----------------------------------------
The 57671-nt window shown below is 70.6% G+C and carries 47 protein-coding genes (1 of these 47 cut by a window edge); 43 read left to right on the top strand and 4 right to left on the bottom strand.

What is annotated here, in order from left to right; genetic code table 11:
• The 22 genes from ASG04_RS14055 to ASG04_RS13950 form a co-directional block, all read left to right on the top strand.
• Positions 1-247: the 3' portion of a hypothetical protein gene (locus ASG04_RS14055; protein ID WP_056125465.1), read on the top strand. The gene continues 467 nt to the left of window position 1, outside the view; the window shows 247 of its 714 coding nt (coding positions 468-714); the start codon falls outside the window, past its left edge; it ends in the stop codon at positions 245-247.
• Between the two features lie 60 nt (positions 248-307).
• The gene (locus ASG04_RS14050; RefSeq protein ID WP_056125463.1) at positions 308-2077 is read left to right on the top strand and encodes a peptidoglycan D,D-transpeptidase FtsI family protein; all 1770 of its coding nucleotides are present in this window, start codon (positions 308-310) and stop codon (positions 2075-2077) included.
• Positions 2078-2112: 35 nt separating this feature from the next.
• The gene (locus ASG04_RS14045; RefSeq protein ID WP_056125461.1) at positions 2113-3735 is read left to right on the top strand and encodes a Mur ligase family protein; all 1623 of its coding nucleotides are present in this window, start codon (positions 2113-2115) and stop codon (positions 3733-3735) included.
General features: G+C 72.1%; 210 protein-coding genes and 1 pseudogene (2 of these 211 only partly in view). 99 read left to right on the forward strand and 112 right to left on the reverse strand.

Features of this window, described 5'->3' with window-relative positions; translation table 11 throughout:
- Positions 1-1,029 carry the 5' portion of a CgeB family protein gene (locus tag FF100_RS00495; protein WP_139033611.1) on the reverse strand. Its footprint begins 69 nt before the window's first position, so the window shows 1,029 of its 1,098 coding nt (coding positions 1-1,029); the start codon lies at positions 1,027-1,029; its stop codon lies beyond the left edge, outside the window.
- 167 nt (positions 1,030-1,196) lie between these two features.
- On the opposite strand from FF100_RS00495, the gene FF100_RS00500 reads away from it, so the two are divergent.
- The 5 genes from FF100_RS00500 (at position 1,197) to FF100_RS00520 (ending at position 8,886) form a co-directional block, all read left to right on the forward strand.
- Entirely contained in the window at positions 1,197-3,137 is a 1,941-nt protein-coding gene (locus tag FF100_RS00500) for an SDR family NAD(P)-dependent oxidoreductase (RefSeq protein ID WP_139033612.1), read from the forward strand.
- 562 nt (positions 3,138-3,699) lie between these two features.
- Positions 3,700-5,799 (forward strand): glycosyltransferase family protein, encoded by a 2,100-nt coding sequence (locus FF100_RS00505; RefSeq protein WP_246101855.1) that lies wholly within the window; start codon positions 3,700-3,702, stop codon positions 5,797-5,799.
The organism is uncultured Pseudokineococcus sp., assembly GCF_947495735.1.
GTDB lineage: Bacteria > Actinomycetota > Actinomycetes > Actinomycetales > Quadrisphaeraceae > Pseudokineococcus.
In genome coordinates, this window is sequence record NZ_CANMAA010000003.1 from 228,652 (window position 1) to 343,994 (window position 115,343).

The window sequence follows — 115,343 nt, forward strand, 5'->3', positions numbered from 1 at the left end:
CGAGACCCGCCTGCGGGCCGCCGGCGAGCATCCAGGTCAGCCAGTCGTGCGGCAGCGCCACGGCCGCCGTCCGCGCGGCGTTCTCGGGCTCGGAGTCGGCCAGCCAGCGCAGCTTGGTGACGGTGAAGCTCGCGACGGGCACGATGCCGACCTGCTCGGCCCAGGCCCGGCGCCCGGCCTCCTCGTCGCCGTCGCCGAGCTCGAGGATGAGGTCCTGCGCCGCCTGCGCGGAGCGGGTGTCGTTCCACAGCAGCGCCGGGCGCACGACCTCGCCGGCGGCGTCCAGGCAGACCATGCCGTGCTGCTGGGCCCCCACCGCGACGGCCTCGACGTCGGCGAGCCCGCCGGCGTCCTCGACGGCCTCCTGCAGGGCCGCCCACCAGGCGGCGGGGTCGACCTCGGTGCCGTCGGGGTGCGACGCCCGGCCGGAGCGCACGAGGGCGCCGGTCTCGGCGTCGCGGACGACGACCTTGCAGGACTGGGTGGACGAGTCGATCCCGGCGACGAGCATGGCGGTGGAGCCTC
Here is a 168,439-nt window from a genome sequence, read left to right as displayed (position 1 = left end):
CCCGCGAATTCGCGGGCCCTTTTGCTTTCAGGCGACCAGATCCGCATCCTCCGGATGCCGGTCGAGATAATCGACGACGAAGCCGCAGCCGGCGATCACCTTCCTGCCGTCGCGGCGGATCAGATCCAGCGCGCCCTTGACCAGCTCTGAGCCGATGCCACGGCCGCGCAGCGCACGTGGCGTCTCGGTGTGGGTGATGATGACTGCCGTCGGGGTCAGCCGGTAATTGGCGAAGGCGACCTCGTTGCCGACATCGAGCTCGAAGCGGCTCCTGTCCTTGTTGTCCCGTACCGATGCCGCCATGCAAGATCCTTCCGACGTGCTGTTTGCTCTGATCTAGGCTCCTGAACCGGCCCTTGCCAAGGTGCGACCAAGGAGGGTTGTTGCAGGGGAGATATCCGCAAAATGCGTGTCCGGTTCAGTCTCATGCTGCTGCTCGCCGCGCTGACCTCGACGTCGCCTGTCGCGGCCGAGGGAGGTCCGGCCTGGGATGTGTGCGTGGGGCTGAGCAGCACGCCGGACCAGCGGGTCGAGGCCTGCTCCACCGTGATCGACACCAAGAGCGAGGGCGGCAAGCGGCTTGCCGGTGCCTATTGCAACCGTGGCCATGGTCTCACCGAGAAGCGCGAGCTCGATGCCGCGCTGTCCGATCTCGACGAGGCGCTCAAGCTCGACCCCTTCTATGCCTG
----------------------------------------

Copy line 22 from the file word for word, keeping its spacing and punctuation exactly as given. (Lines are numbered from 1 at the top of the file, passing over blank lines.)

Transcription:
CGAGACCCGCCTGCGGGCCGCCGGCGAGCATCCAGGTCAGCCAGTCGTGCGGCAGCGCCACGGCCGCCGTCCGCGCGGCGTTCTCGGGCTCGGAGTCGGCCAGCCAGCGCAGCTTGGTGACGGTGAAGCTCGCGACGGGCACGATGCCGACCTGCTCGGCCCAGGCCCGGCGCCCGGCCTCCTCGTCGCCGTCGCCGAGCTCGAGGATGAGGTCCTGCGCCGCCTGCGCGGAGCGGGTGTCGTTCCACAGCAGCGCCGGGCGCACGACCTCGCCGGCGGCGTCCAGGCAGACCATGCCGTGCTGCTGGGCCCCCACCGCGACGGCCTCGACGTCGGCGAGCCCGCCGGCGTCCTCGACGGCCTCCTGCAGGGCCGCCCACCAGGCGGCGGGGTCGACCTCGGTGCCGTCGGGGTGCGACGCCCGGCCGGAGCGCACGAGGGCGCCGGTCTCGGCGTCGCGGACGACGACCTTGCAGGACTGGGTGGACGAGTCGATCCCGGCGACGAGCATGGCGGTGGAGCCTC